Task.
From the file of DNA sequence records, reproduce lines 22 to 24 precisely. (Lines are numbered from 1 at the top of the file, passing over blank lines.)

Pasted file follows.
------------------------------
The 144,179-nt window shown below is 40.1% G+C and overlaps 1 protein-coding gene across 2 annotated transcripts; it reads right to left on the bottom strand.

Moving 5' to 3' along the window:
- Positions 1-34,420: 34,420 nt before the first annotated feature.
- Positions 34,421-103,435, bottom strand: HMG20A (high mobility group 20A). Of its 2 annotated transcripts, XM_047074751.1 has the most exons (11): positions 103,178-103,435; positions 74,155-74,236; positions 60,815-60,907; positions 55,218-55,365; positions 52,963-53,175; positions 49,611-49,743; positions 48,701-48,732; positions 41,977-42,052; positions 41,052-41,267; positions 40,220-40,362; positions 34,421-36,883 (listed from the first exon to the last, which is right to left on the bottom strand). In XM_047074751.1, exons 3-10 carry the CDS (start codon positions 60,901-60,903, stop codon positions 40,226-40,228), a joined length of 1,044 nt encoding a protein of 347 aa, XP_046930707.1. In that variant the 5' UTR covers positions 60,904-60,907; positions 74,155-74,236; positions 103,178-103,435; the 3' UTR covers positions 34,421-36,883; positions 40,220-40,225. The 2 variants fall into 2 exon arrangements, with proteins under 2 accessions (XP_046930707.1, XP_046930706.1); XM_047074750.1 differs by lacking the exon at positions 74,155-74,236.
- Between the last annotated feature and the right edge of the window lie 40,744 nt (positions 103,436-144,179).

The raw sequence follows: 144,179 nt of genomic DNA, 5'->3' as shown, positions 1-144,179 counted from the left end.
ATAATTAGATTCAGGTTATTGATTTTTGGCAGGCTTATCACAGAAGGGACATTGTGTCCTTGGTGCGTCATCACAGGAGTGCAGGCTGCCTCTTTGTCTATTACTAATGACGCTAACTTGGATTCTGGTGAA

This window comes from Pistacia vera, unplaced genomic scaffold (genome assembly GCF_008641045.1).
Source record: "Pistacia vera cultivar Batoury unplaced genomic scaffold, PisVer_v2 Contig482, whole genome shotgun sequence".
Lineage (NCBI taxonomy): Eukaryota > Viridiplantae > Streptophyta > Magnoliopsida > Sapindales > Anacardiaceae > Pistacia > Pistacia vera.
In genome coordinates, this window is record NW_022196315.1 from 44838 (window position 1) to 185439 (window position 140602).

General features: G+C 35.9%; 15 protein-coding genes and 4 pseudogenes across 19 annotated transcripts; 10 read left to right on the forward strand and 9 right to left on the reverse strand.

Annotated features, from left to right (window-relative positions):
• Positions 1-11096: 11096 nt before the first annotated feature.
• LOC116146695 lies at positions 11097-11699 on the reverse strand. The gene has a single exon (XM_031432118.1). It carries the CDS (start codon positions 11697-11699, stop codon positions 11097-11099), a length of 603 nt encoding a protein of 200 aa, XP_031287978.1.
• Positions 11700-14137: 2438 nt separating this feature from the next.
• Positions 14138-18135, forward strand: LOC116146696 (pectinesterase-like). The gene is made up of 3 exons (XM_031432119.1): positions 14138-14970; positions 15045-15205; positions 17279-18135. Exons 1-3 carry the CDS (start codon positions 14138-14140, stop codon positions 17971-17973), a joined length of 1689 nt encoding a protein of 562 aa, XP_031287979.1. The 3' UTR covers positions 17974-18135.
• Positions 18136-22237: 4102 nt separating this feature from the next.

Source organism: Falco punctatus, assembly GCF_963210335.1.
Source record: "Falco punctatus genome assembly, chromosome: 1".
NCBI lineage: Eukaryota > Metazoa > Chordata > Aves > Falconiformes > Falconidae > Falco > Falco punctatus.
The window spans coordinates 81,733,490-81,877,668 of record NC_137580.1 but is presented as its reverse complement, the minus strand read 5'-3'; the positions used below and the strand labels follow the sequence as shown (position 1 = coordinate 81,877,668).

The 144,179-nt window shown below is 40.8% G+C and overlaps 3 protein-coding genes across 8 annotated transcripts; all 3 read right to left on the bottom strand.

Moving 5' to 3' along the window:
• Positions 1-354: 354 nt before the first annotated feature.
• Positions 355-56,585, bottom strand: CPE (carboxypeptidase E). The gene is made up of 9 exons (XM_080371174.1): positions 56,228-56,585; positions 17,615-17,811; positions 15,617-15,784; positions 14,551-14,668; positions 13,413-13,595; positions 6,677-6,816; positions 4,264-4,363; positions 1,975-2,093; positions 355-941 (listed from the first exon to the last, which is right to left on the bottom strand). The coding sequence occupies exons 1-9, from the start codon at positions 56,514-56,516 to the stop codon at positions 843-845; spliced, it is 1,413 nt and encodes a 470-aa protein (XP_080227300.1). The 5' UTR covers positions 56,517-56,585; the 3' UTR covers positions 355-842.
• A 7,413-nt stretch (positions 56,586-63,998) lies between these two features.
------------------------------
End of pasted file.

The window spans coordinates 81,733,490-81,877,668 of record NC_137580.1 but is presented as its reverse complement, the minus strand read 5'-3'; the positions used below and the strand labels follow the sequence as shown (position 1 = coordinate 81,877,668).

The 144,179-nt window shown below is 40.8% G+C and overlaps 3 protein-coding genes across 8 annotated transcripts; all 3 read right to left on the bottom strand.

Moving 5' to 3' along the window: